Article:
In parts one and two of this series on security, we discussed IT Policy and Application Control. Today, we’ll discuss the final piece of the puzzle with code signing. More accurately, let’s return to the dialog prompt that grabbed your interest in the first place:
“This application does not contain a signature. It might not be from a trusted source. Do you want to proceed?”
This message has nothing to do with IT Policy and nothing to do with Application Cotnrol – it’s shown to the user because your application has not been code signed. There are two types of code signing, carrier code signing and RIM code signing. For MIDlets, carrier code signing keys are applied to JAR files and will remove all MIDP security prompts (including the prompt above), but does not bypass IT Policy or Application Control permission prompts. Carrier code signing will grant your application the MIDP 2.0 permission set:
RIM code signing keys can be applied to any COD file, be it a MIDlet or a BlackBerry® Java application. There are three categories of APIs that require code signing, RIM Runtime API (RRT), RIM BlackBerry Apps API (RBB), and RIM Crypto API (RCR). An example of each would be the APIs to retrieve a phone number, the APIs to insert menu items into native applications, and the cryptography libraries. Functionally, you don’t really need to be aware of the differences between the three, since when you perform code signing on an application, the Signature Tool will automatically determine which signing keys are required for your application. To request code signing keys, you’ll need to complete the registration form found here. Again, it’s important to note that applying code signing to your application will not bypass a company’s IT Policy or Application Controls, but it will allow you to use protected APIs and it will also remove all MIDP security prompts, including the message relating to not being from a “trusted source.”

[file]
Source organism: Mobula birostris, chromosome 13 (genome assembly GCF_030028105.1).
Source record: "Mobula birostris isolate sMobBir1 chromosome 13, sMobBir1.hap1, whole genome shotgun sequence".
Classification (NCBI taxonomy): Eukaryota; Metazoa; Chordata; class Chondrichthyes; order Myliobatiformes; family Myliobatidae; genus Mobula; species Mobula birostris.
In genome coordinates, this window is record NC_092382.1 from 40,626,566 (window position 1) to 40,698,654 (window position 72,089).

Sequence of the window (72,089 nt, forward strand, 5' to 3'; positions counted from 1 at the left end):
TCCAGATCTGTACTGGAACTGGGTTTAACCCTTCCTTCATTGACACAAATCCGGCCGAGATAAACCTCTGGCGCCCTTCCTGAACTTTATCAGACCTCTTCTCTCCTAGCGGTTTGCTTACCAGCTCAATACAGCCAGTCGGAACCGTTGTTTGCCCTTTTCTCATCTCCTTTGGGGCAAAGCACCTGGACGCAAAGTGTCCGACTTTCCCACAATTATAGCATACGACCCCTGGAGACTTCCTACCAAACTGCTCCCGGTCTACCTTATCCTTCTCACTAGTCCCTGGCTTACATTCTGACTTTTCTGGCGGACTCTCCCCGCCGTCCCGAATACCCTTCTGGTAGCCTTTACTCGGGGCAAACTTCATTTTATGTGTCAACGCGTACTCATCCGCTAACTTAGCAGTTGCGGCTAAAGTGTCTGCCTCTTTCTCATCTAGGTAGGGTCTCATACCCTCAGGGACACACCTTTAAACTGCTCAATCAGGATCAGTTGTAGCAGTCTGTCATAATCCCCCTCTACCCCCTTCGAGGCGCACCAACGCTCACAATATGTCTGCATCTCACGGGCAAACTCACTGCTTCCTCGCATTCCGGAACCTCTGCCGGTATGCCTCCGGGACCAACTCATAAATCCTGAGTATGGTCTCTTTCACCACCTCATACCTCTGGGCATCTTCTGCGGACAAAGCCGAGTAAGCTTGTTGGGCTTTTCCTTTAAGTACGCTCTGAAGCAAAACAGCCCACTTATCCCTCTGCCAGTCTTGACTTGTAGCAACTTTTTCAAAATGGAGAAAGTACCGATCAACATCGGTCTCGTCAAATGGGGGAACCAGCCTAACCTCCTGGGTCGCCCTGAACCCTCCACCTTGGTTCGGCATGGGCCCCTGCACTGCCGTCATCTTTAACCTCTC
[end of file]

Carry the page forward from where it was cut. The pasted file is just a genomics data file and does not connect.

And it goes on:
We’re nearing the end of our three part series on security, so let’s quickly review what we’ve covered.
IT Policy is a device-wide level of security for an enterprise that defines user behaviour on the BlackBerry smartphone. For the purposes of a consumer application developer, your application will really only be affected in the case where an end-user’s BlackBerry smartphone is connected to a BlackBerry Enterprise Server and their company has a strict IT Policy that defines policies like the one that prevents third party applications from being installed on the smartphone.
Application Control is a very fine-grained level of security that defines application behaviour on the BlackBerry smartphone. Your goal as a consumer application developer is to provide the best possible user experience while still adhering to the rules set out in the BlackBerry security model, achieving this goal by leveraging the APIs available to you.
RIM code signing allows your application to access protected APIs on the smartphone, but does not bypass the BlackBerry security model.
Hopefully this series of posts have helped you gain a firm grip on security. You should now have all the information you need to provide your users an optimal user experience. It’s time to take your solution to market, sell it with confidence, and don’t ever let a security prompt ever come between you and what you’re trying to achieve.